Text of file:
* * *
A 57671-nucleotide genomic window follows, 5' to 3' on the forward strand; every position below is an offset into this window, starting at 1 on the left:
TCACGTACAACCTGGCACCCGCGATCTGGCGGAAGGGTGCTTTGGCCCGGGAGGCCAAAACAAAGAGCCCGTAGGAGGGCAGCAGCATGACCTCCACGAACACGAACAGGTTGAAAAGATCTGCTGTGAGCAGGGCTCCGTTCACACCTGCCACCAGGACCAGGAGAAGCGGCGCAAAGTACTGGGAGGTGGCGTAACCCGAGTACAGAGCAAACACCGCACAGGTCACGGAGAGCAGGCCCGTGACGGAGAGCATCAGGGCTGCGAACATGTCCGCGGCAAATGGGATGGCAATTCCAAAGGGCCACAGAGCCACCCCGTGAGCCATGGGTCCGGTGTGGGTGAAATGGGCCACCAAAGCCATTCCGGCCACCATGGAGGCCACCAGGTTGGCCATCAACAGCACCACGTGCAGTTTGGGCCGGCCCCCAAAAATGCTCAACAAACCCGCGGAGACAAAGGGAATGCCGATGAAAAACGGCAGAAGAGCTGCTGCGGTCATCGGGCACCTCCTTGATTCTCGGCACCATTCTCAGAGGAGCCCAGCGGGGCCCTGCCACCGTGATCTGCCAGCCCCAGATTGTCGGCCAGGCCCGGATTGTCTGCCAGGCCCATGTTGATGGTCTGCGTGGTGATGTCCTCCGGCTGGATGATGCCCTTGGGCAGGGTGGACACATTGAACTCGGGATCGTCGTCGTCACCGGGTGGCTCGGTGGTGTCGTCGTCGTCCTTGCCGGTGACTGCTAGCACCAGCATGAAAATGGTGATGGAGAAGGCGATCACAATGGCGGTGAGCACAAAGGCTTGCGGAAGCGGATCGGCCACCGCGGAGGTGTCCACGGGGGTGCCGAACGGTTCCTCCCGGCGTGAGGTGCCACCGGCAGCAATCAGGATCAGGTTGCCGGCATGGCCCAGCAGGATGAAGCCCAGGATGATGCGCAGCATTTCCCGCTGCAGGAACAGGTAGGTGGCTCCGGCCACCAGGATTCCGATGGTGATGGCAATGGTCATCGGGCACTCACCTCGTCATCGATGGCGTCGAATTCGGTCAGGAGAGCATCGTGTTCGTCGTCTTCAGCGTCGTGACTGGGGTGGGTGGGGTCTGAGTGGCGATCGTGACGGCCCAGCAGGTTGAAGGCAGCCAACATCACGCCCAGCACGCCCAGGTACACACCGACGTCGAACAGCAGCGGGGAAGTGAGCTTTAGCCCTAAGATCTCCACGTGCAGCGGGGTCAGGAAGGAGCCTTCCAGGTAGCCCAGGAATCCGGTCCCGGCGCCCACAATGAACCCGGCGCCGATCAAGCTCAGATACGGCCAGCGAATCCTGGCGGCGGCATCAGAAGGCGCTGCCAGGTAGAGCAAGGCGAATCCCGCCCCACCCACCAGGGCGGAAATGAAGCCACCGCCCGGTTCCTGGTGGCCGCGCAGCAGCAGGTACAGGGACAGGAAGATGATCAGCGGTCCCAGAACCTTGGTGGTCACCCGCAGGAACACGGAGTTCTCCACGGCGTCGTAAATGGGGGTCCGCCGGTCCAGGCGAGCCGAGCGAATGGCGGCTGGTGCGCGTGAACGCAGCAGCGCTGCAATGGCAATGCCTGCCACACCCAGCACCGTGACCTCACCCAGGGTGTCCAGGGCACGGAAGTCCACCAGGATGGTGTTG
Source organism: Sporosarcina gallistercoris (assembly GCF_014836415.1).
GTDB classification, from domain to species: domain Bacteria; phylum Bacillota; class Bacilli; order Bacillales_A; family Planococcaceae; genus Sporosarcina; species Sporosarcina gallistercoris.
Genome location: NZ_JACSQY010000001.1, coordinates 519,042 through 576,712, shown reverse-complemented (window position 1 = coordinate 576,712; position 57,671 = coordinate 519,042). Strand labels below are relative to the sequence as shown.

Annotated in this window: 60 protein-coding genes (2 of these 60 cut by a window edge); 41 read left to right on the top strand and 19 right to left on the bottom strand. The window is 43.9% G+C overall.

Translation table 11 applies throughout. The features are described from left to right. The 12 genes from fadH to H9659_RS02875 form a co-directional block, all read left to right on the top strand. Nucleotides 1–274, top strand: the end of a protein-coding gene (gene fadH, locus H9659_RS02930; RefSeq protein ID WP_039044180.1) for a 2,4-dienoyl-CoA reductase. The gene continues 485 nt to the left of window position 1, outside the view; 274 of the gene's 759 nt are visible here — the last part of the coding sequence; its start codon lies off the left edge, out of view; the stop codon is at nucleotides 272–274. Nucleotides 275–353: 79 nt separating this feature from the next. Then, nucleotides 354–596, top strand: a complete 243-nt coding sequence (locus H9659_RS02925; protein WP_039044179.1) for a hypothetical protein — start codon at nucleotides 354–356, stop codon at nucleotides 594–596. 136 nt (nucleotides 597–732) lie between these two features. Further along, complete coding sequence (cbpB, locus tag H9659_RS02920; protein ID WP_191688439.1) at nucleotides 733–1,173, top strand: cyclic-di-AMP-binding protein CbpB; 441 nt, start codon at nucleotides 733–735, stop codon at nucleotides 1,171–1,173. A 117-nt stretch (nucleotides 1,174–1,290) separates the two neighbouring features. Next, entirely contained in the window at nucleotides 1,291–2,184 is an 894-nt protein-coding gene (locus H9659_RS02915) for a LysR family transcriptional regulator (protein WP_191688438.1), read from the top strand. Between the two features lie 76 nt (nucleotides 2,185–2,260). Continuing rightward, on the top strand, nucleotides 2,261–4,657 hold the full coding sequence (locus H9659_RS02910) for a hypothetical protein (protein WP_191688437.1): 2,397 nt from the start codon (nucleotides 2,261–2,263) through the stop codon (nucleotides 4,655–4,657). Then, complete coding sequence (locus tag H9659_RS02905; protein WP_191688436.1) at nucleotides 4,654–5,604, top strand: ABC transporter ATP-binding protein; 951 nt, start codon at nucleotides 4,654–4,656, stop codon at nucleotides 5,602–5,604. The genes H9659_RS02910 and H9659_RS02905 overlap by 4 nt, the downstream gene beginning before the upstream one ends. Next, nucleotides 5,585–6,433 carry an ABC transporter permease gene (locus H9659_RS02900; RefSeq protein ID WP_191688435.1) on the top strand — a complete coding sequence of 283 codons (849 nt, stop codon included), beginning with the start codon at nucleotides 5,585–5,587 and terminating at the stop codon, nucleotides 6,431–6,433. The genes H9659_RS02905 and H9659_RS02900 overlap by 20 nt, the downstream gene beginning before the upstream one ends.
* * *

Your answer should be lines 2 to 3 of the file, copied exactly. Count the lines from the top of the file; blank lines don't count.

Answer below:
TCACGTACAACCTGGCACCCGCGATCTGGCGGAAGGGTGCTTTGGCCCGGGAGGCCAAAACAAAGAGCCCGTAGGAGGGCAGCAGCATGACCTCCACGAACACGAACAGGTTGAAAAGATCTGCTGTGAGCAGGGCTCCGTTCACACCTGCCACCAGGACCAGGAGAAGCGGCGCAAAGTACTGGGAGGTGGCGTAACCCGAGTACAGAGCAAACACCGCACAGGTCACGGAGAGCAGGCCCGTGACGGAGAGCATCAGGGCTGCGAACATGTCCGCGGCAAATGGGATGGCAATTCCAAAGGGCCACAGAGCCACCCCGTGAGCCATGGGTCCGGTGTGGGTGAAATGGGCCACCAAAGCCATTCCGGCCACCATGGAGGCCACCAGGTTGGCCATCAACAGCACCACGTGCAGTTTGGGCCGGCCCCCAAAAATGCTCAACAAACCCGCGGAGACAAAGGGAATGCCGATGAAAAACGGCAGAAGAGCTGCTGCGGTCATCGGGCACCTCCTTGATTCTCGGCACCATTCTCAGAGGAGCCCAGCGGGGCCCTGCCACCGTGATCTGCCAGCCCCAGATTGTCGGCCAGGCCCGGATTGTCTGCCAGGCCCATGTTGATGGTCTGCGTGGTGATGTCCTCCGGCTGGATGATGCCCTTGGGCAGGGTGGACACATTGAACTCGGGATCGTCGTCGTCACCGGGTGGCTCGGTGGTGTCGTCGTCGTCCTTGCCGGTGACTGCTAGCACCAGCATGAAAATGGTGATGGAGAAGGCGATCACAATGGCGGTGAGCACAAAGGCTTGCGGAAGCGGATCGGCCACCGCGGAGGTGTCCACGGGGGTGCCGAACGGTTCCTCCCGGCGTGAGGTGCCACCGGCAGCAATCAGGATCAGGTTGCCGGCATGGCCCAGCAGGATGAAGCCCAGGATGATGCGCAGCATTTCCCGCTGCAGGAACAGGTAGGTGGCTCCGGCCACCAGGATTCCGATGGTGATGGCAATGGTCATCGGGCACTCACCTCGTCATCGATGGCGTCGAATTCGGTCAGGAGAGCATCGTGTTCGTCGTCTTCAGCGTCGTGACTGGGGTGGGTGGGGTCTGAGTGGCGATCGTGACGGCCCAGCAGGTTGAAGGCAGCCAACATCACGCCCAGCACGCCCAGGTACACACCGACGTCGAACAGCAGCGGGGAAGTGAGCTTTAGCCCTAAGATCTCCACGTGCAGCGGGGTCAGGAAGGAGCCTTCCAGGTAGCCCAGGAATCCGGTCCCGGCGCCCACAATGAACCCGGCGCCGATCAAGCTCAGATACGGCCAGCGAATCCTGGCGGCGGCATCAGAAGGCGCTGCCAGGTAGAGCAAGGCGAATCCCGCCCCACCCACCAGGGCGGAAATGAAGCCACCGCCCGGTTCCTGGTGGCCGCGCAGCAGCAGGTACAGGGACAGGAAGATGATCAGCGGTCCCAGAACCTTGGTGGTCACCCGCAGGAACACGGAGTTCTCCACGGCGTCGTAAATGGGGGTCCGCCGGTCCAGGCGAGCCGAGCGAATGGCGGCTGGTGCGCGTGAACGCAGCAGCGCTGCAATGGCAATGCCTGCCACACCCAGCACCGTGACCTCACCCAGGGTGTCCAGGGCACGGAAGTCCACCAGGATGGTGTTG
Source organism: Sporosarcina gallistercoris (assembly GCF_014836415.1).